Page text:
Truth in Society:

How Do People Decide What to Believe?


Russ Hunt

John McKendy

Thom Parkhill

Opening Notes

Here are some general things you'll probably need to remind yourself of fairly often in this course, because, in many ways, it's almost certainly very different from courses you've had before, or from other course you're enrolled in now.

One important thing to keep in mind is that this is a course about learning itself. We're hoping to help you become an even better learner than you are now. While most of the things you'll be doing will be aimed at getting something done -- finding a book or article, explaining an idea to others in the class, getting an electronic mail message onto the system -- they'll also be occasions for learning about the process itself. They'll be designed to help you learn things like how to find books, to explain things clearly, to use electronic mail. The learning can happen even if you don't succeed at the main task itself -- if you come back from the library empty handed, if your reader says "I don't get it," if nobody gets your email. In other words, even if you "fail" you're probably learning something -- and the more open you are to taking a risk that might lead to that kind of failure, the more you're likely to learn.

Something else to remember is that this course is about learning from texts, and so it's designed to leave time for just sitting and reading. We're asking for everybody to set aside all day Tuesday and Thursday for the Aquinas program, and to budget about 5-7 hours of the rest of their week for it. That, we figure, is about 3/5 of the time a student ought to plan to spend on school (being a full time student is like having a full time job). But we don't expect that all of that time (or even most of it) will be spent "in class." We think that quite a lot of it should be spent simply sitting somewhere comfortable and reading. You'll be doing class discussions and writing and library research, and lots of other things that look like "work," but it's important to remember that it's worth spending time with a text once you've found it and before you start writing about it. Don't think that once you've found it the idea is to "get the info out of it" and write it down: plan on spending some time with the written word, sitting wherever's comfortable, and just reading.

During the year you'll be spending quite a lot of time reading documents like this one, in which we explain in writing things that teachers usually talk about. For instance, almost every time we organize an activity we'll do it by distributing a note explaining it rather than by telling people orally. That's deliberate. We do it for three reasons.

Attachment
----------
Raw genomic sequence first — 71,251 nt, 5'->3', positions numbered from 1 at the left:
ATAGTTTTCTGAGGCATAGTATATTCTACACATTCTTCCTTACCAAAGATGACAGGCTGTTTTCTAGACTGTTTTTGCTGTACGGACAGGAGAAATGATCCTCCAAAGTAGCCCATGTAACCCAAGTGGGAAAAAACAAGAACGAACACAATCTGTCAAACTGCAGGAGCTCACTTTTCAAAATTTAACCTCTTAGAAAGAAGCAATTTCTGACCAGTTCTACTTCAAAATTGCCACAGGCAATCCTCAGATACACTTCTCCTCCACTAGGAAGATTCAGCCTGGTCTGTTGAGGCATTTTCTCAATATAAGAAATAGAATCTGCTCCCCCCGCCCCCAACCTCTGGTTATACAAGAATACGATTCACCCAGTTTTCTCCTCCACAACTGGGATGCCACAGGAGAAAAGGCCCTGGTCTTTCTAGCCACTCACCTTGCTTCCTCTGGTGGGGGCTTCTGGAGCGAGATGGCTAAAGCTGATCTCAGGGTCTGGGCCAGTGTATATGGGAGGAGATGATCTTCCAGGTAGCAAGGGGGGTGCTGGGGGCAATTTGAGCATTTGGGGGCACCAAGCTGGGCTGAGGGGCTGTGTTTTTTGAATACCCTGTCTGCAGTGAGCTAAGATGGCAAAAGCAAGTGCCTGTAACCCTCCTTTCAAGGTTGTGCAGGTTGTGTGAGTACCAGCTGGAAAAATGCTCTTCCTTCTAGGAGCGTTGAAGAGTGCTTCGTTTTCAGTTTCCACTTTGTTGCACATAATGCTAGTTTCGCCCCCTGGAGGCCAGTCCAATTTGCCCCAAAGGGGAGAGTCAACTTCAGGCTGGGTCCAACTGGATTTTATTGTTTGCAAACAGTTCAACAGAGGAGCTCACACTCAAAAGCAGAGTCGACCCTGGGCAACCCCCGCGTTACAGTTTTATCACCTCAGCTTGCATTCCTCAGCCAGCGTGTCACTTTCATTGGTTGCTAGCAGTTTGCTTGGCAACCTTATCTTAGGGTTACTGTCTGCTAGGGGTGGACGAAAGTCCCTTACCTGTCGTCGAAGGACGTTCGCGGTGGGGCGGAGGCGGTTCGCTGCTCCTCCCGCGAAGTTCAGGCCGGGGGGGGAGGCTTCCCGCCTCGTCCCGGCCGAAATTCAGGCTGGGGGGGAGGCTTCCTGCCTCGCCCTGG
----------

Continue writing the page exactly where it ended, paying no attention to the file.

One is that we know what we're saying is complicated, and much of it will seem pretty unfamiliar, and we want everyone to have a chance to read it at her own speed (there's only one speed to listen at, the one the speaker chooses, regardless of what suits the listener best).

The second is that we want to give you a chance to read it over, and to file it away and keep it to check later. Often documents mean quite a lot more, and are quite a lot easier to understand, after you've been engaged with what they're talking about for a while.

And a third is that we're taking every opportunity we can to use writing where people are used to using talk, especially when writing has advantages talk doesn't. We want to get everyone use to reading things that make a difference, right now; that, in other words, things that have consequences.

How the course will work

The course will fulfil the stated requirements of the first year courses for the three disciplines -- Sociology 100, Religious Studies 100, and English 1-200. The overarching theme of this section of the Aquinas Programme is, of course, "Truth in Society," by which we have in mind an inquiry into how people come to believe what they believe. We propose to conduct this inquiry, not in the abstract, but at the level of particulars. That is, rather than explore how people decide what to believe about such abstract concepts as Death, Evil, Suffering, Prejudice, Sexuality, or Identity, we intend to focus the inquiry on instances or episodes of believing, dispute about belief, or change in belief. We'll focus our work, to begin with, on at least three of six different specific instances or episodes of believing, of dispute about belief, or of change in belief. The particular choices of focus will be determined by negotiation and exploration from among these six general topics:

In each case, we'll start with a list of texts and videos, in the library, on reserve or available in photocopies. Together we'll explore these texts, writing to each other about them and narrowing the focus toward a few to discuss in detail.

Your writing, at least after the first few weeks of the term, will be done primarily through the medium of the St. Thomas computer network. Much course communication will be conducted through this medium, using electronic mail and shared word processor files. Students will be expected to spend as much time on the computer network as in formal classes (and as much again in individual reading).